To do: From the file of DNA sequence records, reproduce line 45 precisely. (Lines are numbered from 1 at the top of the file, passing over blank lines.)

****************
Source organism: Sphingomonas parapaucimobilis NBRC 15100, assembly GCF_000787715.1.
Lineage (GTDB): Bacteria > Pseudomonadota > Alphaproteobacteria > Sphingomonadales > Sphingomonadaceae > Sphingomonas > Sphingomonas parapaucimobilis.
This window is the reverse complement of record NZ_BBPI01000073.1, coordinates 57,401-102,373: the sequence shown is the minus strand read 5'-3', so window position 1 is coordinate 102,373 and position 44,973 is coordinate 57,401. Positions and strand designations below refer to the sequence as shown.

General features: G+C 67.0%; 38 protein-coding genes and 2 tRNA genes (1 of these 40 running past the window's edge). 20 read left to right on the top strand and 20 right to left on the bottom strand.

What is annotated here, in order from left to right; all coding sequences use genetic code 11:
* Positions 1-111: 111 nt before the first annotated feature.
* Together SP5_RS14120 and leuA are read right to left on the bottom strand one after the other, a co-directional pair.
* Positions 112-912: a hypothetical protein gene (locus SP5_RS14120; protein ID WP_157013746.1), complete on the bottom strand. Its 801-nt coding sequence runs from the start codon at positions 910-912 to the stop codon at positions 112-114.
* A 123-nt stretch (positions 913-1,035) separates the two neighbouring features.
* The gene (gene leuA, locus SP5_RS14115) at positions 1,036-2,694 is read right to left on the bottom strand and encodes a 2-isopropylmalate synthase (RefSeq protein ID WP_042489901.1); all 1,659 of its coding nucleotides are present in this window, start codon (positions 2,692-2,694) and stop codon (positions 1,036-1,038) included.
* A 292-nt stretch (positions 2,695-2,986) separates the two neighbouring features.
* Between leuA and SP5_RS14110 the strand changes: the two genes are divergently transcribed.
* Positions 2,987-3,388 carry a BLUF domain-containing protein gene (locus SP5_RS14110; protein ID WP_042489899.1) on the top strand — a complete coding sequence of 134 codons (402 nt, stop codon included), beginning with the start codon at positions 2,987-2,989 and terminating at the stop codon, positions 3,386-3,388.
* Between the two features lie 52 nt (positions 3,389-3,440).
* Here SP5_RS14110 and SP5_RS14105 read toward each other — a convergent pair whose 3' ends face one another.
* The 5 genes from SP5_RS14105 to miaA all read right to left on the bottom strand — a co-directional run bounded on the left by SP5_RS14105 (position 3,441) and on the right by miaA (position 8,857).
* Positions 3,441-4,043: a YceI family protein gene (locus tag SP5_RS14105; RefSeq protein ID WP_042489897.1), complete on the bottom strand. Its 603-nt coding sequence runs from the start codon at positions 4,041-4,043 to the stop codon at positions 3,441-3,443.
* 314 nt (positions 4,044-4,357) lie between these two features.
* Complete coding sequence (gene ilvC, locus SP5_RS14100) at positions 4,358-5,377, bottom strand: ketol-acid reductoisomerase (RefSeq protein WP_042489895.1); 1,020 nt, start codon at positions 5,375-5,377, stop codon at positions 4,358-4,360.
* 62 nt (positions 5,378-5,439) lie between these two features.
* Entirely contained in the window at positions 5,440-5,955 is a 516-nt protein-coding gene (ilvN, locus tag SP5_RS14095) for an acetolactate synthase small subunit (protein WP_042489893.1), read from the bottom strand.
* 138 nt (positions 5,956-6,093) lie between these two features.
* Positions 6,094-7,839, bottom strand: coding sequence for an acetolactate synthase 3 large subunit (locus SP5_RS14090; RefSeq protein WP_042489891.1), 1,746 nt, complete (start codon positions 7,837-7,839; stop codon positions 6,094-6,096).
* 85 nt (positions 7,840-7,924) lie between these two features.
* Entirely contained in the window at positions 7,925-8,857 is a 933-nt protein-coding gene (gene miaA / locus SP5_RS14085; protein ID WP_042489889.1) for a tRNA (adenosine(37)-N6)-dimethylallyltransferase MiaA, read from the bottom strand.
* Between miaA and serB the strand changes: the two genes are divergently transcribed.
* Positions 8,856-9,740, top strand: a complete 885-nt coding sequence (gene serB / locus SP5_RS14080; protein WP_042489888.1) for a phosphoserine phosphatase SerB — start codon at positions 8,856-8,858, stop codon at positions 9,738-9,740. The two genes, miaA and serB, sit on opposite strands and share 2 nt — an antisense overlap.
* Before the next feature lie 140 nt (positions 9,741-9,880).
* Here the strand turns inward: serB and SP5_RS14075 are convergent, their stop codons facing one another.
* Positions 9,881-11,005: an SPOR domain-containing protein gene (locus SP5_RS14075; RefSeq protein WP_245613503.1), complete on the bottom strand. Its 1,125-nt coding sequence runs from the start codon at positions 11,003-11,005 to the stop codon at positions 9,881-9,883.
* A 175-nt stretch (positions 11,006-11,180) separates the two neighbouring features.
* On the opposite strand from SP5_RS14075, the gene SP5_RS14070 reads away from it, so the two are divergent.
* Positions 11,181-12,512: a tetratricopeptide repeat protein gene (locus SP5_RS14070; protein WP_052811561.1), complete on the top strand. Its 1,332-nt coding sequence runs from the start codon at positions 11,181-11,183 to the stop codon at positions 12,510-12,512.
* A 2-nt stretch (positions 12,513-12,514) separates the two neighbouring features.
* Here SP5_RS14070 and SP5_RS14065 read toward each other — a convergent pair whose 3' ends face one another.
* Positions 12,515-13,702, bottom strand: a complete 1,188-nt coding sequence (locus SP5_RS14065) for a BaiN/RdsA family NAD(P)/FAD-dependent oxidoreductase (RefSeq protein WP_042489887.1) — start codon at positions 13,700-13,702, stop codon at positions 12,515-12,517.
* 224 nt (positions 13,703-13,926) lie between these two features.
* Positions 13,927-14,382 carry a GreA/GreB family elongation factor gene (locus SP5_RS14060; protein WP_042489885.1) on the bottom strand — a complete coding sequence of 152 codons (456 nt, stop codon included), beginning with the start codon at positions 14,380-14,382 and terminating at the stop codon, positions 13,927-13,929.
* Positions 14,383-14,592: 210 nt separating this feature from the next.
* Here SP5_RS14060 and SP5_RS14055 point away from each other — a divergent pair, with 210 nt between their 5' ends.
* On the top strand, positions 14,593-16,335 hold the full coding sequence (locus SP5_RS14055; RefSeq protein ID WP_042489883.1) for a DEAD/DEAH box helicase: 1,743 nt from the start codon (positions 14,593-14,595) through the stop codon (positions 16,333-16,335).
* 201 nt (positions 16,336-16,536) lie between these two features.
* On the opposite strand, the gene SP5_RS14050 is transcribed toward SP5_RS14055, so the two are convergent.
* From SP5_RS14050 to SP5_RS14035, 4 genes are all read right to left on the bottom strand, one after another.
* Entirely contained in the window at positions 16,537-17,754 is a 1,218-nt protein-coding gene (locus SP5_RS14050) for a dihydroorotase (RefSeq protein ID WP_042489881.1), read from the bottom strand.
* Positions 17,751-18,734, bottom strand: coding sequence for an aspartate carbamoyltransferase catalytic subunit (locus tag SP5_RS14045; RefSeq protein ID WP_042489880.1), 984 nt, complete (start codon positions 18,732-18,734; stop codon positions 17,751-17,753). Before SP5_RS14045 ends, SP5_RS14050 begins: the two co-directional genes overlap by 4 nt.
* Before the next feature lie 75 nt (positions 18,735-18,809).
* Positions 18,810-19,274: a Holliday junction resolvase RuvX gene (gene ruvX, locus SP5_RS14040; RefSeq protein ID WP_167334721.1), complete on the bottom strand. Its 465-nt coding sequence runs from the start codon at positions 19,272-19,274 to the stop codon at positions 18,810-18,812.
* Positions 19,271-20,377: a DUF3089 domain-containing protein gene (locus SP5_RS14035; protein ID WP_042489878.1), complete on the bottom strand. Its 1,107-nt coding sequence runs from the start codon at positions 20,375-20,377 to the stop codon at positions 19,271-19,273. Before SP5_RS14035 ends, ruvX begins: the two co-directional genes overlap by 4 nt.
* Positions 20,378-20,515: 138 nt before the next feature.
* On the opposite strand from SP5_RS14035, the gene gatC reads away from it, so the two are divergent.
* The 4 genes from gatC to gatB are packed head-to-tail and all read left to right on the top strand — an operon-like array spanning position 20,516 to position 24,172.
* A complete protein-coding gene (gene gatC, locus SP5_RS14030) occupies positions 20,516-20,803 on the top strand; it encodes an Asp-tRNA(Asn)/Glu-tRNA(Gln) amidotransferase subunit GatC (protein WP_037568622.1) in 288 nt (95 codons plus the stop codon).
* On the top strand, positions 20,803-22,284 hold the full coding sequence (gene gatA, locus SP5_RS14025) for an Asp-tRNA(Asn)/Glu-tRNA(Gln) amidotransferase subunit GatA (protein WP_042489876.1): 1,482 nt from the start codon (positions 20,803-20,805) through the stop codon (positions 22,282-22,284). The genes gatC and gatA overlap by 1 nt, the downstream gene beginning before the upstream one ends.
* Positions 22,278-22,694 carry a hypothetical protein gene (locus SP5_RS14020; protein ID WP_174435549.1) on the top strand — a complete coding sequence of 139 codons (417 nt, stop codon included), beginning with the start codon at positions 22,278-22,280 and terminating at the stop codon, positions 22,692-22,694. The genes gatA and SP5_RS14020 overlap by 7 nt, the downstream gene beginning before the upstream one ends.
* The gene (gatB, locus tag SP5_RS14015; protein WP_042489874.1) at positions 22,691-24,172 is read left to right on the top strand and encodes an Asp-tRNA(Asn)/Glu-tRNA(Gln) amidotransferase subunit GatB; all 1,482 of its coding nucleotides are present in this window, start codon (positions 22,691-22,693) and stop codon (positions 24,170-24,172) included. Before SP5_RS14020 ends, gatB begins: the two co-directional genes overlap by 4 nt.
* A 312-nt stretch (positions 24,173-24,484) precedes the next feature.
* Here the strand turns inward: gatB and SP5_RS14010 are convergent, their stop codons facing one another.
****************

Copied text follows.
* Entirely contained in the window at positions 16,537-17,754 is a 1,218-nt protein-coding gene (locus SP5_RS14050) for a dihydroorotase (RefSeq protein ID WP_042489881.1), read from the bottom strand.